Corvallis Farmer’s Market returns

Farmers Market

The Corvallis Farmers’ Market returned this past Saturday, April 16.

The market, founded in 1991, brings in an average of 6,000 people every week. According to market officials, the vendor lineup is always changing, but usually there are 50 or so local vendors that participate in the market. Each vendor provides an assortments of different foods—meats, greens, vegetables, preserved foods, honey, eggs, cheese—as well plants, flower arrangements and other unique trinkets.

According to Rebecca Landis, the market director, the market features products grown in Benton County and the five neighboring counties.

“Our farmers’ market stands out for a number of reasons. We have a strong focus on locally grown, farm direct agricultural products,” Landis said. “Pretty much everything you see was grown in six local counties, and it has not been resold on its way to you.”

With its ever changing lineup, this season the market welcomes several new vendors including Totum Bonum Family Farm, which joins 10 other local farmers raising poultry, beef, pork, lamb, rabbit and goat meat.

Green Fields Bison Ranch of Dallas, and Hazelton Farms, which raises yak in Kings Valley, have also been added to the list.

New restaurant vendors include Burnheimer Meat Co., which offers pulled pork with seasonal vegetables, and the Gathering Together Farm, which sales buns.

There are several new produce vendors as well such as Tie Dye Farm, Small Axe Nursery, Rainshine Family Farm and the Silvernail Farm and Orchard.

Lara Von Linsowe-Wilson, a manager at Runway Fashion Exchange, said that this was the first year her business had set up at the market.

“This is our first time having a table set-up here at the market. We’re a relatively new business in town so it’s a great opportunity to get our name out there,” Linsowe-Wilson said. “Everyone who’s walked by has been very supportive and willing to hear what we’re all about. Everyone just wants to support each other.”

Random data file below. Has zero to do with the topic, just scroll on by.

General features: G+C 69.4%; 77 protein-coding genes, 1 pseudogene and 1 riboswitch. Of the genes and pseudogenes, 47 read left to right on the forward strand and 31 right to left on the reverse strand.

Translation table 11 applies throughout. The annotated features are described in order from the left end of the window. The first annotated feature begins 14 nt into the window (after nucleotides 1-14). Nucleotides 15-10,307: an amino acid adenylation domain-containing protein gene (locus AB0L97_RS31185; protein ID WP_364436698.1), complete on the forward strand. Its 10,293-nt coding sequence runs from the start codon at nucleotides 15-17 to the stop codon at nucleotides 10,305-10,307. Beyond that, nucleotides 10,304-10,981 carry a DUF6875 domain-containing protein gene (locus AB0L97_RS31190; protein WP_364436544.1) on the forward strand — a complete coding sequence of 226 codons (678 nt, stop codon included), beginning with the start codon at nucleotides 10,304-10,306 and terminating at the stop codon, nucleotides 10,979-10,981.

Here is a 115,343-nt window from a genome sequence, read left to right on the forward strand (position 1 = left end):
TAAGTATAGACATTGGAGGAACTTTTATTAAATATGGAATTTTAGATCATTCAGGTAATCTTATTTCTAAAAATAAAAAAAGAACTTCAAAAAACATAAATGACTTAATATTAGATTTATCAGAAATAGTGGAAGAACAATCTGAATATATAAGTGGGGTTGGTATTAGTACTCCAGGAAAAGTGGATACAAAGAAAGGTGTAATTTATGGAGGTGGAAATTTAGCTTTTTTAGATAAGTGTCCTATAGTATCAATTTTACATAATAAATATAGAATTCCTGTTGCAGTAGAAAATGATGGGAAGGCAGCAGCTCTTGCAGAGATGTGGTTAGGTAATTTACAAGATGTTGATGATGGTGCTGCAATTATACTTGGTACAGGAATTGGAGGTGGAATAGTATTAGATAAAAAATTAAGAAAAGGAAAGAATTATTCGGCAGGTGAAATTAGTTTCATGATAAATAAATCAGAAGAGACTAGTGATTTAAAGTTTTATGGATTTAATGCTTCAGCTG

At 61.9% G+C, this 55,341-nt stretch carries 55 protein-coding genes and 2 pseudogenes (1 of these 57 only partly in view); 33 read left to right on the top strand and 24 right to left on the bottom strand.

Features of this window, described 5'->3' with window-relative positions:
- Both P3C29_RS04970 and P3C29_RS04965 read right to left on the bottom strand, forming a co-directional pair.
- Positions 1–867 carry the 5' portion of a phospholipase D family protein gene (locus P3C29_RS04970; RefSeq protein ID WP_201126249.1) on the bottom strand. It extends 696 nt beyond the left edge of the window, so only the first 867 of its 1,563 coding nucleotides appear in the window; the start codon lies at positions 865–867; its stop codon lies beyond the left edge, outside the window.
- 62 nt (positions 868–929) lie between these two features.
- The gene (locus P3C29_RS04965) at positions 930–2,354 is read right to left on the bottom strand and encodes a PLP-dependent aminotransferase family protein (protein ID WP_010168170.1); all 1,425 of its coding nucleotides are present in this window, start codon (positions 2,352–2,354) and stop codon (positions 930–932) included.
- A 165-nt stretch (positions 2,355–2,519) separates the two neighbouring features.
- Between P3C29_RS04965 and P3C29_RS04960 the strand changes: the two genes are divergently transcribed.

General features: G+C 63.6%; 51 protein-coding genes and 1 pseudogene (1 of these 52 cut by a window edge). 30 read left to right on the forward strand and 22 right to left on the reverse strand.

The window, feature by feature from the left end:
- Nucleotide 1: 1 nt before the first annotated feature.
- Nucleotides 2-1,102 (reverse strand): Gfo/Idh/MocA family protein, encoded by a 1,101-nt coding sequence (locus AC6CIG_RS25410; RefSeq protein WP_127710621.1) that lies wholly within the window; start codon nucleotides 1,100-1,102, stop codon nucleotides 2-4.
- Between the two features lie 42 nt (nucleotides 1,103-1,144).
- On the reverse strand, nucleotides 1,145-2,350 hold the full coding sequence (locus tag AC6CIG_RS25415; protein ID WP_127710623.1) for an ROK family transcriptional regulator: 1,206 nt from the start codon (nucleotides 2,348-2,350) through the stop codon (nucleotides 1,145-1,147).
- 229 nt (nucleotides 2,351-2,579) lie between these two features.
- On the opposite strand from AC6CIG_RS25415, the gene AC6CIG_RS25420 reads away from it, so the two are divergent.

According to Landis, another new market feature this year is that single shoppers and families using food stamps with their Oregon Trail Cards are now able to use their funds on farm-fresh produce and food. This is thanks to regional funding and help from Samaritan Health Services, Landis said.

Ian Butcher, a Corvallis community member, said he looks forward to the market every year. A lifelong resident, Butcher said that the market has a real community feeling and that the market embodies the feeling of Corvallis.

“I’ve been going to the Farmers’ Market for years, I grew up in Corvallis and it’s really one of my favorite events. There’s something about it that feels like home,” Butcher said.

According to Landis, this is the market’s 26th year of existence.

The Corvallis Farmer’s Market will be open every Wednesday and Saturday from 9 a.m. to 1 p.m. until November.

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